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FERC intends to operationalize the accounting and reporting requirements for renewable energy resources

Federal Energy Regulatory Commission (“FERC“) sent an inquiry notice to propose recording accounts for renewable energy resources costs. The commission wants public opinion on whether it should pursue the following measures. First, the commission seeks to establish new accounts in the Uniform System of Accounts (“UsoA”), which will record the costs emerging from solar, wind, and biomass.

Next, the FERC Form No. 1 must indicate the accounts developed and finally refresh the accounts to include the new costs concerning renewable energy credits. The commission wants the costs to be classified in reference to the UsoA to subdivide the costs into retrievable accounts using the cost-based indexes. Many instances requiring cost retrieval have been possible because the accounts were developed and postings made on the assets’ fluctuations or expenses.

When the cost of an asset or expense lies in one of the recoverable accounts, then the cost is retrievable in rates. Since renewable assets do not have such accounts to post the changes in costs, there arise problems in the recovery of costs, which the renewable energy developer may fail to account for, forcing the system into litigation. Currently, the UsoA categorizes power production utilities into steam, nuclear, hydro, and the catch-all. These categories have massively left two major renewable energy developers which are wind and solar energy. The classification of these renewables makes it difficult to trace these two costs in their activities.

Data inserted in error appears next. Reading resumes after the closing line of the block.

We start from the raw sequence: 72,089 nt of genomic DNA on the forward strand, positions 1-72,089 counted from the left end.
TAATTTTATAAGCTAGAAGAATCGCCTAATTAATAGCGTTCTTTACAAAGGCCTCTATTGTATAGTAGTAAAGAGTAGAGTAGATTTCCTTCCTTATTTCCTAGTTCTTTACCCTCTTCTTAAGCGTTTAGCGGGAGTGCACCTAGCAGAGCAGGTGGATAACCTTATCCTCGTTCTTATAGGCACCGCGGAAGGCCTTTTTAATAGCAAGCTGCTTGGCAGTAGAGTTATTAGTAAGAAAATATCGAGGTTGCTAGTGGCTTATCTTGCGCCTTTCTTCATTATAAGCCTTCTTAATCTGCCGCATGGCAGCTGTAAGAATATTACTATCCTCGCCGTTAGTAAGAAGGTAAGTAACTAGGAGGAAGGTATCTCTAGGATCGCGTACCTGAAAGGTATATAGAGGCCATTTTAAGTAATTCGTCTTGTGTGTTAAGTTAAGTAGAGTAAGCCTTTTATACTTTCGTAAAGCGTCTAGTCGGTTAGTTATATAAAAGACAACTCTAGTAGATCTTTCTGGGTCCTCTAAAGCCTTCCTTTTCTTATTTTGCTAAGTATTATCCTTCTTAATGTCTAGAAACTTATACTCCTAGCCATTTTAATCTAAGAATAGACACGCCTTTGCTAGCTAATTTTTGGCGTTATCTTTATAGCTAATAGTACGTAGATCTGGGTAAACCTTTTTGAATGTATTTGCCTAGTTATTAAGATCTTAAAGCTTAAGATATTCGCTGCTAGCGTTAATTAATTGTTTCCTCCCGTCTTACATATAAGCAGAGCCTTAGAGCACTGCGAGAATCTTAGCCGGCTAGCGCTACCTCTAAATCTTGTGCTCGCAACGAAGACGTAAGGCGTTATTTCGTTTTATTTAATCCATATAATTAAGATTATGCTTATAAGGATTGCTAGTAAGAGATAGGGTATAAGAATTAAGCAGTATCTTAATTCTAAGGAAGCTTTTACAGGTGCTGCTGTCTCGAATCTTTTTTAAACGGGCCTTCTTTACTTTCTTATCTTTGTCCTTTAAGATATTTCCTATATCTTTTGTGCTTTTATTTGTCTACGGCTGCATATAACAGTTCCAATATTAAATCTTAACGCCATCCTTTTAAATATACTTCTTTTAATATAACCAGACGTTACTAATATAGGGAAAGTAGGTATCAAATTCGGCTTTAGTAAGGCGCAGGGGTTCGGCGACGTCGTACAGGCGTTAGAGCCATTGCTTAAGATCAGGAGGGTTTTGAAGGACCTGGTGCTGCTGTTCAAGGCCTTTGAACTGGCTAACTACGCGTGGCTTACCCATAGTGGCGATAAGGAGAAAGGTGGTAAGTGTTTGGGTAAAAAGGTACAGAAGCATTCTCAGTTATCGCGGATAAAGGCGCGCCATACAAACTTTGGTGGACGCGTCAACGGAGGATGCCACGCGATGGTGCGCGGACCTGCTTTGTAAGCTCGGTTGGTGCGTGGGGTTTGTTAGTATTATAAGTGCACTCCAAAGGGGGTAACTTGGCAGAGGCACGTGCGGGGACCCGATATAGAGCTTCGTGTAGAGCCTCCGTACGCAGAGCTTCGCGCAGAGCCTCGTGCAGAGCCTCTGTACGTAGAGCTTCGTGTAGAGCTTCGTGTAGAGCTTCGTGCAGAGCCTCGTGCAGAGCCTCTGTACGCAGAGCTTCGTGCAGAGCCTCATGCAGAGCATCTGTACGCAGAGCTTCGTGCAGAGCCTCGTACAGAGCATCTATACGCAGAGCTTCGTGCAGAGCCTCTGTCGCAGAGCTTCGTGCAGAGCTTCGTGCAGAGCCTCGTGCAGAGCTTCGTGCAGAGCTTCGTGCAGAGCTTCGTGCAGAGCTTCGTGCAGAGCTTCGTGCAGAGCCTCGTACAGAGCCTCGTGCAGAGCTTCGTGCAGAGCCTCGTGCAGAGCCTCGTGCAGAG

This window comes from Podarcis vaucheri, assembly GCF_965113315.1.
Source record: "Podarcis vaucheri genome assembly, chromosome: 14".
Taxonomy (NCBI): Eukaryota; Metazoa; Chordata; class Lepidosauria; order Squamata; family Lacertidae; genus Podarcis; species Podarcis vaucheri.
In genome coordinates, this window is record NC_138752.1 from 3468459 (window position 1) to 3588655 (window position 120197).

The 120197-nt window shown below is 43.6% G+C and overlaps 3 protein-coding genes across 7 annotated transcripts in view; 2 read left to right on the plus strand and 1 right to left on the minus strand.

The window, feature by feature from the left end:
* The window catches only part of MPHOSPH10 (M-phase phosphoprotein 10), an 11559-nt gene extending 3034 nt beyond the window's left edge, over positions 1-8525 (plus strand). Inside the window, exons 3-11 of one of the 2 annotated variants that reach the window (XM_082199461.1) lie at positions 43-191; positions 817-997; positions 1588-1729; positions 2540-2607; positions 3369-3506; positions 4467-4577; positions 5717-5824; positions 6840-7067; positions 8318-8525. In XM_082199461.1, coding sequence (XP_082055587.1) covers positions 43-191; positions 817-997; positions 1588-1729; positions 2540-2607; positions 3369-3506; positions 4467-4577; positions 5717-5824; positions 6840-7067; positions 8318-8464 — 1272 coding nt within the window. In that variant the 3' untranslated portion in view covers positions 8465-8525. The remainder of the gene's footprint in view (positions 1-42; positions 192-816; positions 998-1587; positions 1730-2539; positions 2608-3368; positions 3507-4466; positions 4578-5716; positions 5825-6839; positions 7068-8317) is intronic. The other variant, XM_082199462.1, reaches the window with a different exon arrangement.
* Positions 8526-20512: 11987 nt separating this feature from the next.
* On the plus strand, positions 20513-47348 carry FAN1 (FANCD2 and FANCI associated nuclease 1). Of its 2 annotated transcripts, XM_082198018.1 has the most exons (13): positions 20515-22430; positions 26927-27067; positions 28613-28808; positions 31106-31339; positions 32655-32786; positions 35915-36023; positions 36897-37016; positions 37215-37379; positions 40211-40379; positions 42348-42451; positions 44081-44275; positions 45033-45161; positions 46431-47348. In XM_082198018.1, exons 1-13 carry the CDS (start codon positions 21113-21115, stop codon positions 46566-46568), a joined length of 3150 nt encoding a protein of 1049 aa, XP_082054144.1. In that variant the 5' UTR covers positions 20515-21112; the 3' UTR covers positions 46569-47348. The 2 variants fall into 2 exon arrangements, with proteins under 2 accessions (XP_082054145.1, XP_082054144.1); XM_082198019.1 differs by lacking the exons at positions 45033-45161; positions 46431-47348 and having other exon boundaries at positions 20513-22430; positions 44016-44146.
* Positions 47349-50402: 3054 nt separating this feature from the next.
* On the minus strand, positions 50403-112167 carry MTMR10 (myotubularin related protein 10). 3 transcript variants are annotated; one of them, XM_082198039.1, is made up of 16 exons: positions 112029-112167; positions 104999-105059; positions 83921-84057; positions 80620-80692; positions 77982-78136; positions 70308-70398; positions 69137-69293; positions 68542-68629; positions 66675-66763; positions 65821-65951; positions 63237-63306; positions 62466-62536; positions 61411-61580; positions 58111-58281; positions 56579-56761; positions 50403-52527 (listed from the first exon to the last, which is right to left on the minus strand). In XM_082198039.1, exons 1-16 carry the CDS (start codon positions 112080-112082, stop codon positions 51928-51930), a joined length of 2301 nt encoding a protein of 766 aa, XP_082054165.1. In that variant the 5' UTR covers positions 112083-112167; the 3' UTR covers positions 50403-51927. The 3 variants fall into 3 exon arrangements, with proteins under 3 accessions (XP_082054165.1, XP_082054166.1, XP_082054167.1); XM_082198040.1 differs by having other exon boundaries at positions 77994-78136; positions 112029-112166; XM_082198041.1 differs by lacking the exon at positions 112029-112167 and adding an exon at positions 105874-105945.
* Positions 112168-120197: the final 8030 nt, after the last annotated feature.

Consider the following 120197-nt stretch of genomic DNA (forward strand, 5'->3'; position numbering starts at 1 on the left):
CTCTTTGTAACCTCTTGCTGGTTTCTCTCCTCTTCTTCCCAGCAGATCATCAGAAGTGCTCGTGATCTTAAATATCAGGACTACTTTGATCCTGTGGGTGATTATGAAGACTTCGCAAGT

Nevertheless, the category is not as involving as the other three, which must design the accounts for each asset and operation they bring into their power production plants. The other category requires the developers to exercise reasonable judgment when planning on the books in which they should post their assets. For instance, the UsoA accounts mix the costs from solar panels, wind turbine blades, photovoltaic inverters, computer hardware and software, wind generation towers, and the wind and solar power collection systems. This procedure creates inconsistent figures which cannot be pursued to determine the cause of the problem.

FERC thinks it would be best if these assets and the expenses were accounted for by creating accounts in which every transaction is posted to maintain the figures and determine the sources of losses and profits. Moreover, this move can help the utilities be transparent for reviews and accountability if they want to involve investors in their business. The public has the opportunity to make comments and suggestions in 60 days concerning the institution of these regulations.

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